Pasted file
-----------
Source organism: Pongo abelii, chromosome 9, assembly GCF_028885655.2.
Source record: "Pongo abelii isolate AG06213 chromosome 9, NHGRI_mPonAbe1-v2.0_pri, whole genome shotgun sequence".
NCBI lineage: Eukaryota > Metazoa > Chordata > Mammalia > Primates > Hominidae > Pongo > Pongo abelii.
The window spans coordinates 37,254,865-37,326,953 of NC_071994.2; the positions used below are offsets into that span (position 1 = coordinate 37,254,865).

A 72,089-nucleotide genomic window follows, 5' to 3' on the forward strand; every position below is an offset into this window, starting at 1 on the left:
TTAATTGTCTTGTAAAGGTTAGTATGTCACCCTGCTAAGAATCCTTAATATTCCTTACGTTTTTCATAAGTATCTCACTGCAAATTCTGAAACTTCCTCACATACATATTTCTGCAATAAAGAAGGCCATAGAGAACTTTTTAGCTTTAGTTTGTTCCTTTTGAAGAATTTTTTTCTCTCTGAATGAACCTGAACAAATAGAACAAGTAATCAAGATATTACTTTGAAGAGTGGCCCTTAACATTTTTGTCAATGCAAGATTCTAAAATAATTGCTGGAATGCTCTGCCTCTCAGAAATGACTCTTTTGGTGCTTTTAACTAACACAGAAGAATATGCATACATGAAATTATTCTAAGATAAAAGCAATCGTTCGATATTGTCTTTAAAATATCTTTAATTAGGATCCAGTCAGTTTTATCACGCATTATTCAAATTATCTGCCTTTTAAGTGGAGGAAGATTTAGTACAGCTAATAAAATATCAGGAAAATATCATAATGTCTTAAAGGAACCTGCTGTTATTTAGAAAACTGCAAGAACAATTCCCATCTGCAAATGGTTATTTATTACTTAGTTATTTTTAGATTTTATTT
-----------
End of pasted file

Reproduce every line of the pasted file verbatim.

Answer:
Source organism: Pongo abelii, chromosome 9, assembly GCF_028885655.2.
Source record: "Pongo abelii isolate AG06213 chromosome 9, NHGRI_mPonAbe1-v2.0_pri, whole genome shotgun sequence".
NCBI lineage: Eukaryota > Metazoa > Chordata > Mammalia > Primates > Hominidae > Pongo > Pongo abelii.
The window spans coordinates 37,254,865-37,326,953 of NC_071994.2; the positions used below are offsets into that span (position 1 = coordinate 37,254,865).

A 72,089-nucleotide genomic window follows, 5' to 3' on the forward strand; every position below is an offset into this window, starting at 1 on the left:
TTAATTGTCTTGTAAAGGTTAGTATGTCACCCTGCTAAGAATCCTTAATATTCCTTACGTTTTTCATAAGTATCTCACTGCAAATTCTGAAACTTCCTCACATACATATTTCTGCAATAAAGAAGGCCATAGAGAACTTTTTAGCTTTAGTTTGTTCCTTTTGAAGAATTTTTTTCTCTCTGAATGAACCTGAACAAATAGAACAAGTAATCAAGATATTACTTTGAAGAGTGGCCCTTAACATTTTTGTCAATGCAAGATTCTAAAATAATTGCTGGAATGCTCTGCCTCTCAGAAATGACTCTTTTGGTGCTTTTAACTAACACAGAAGAATATGCATACATGAAATTATTCTAAGATAAAAGCAATCGTTCGATATTGTCTTTAAAATATCTTTAATTAGGATCCAGTCAGTTTTATCACGCATTATTCAAATTATCTGCCTTTTAAGTGGAGGAAGATTTAGTACAGCTAATAAAATATCAGGAAAATATCATAATGTCTTAAAGGAACCTGCTGTTATTTAGAAAACTGCAAGAACAATTCCCATCTGCAAATGGTTATTTATTACTTAGTTATTTTTAGATTTTATTT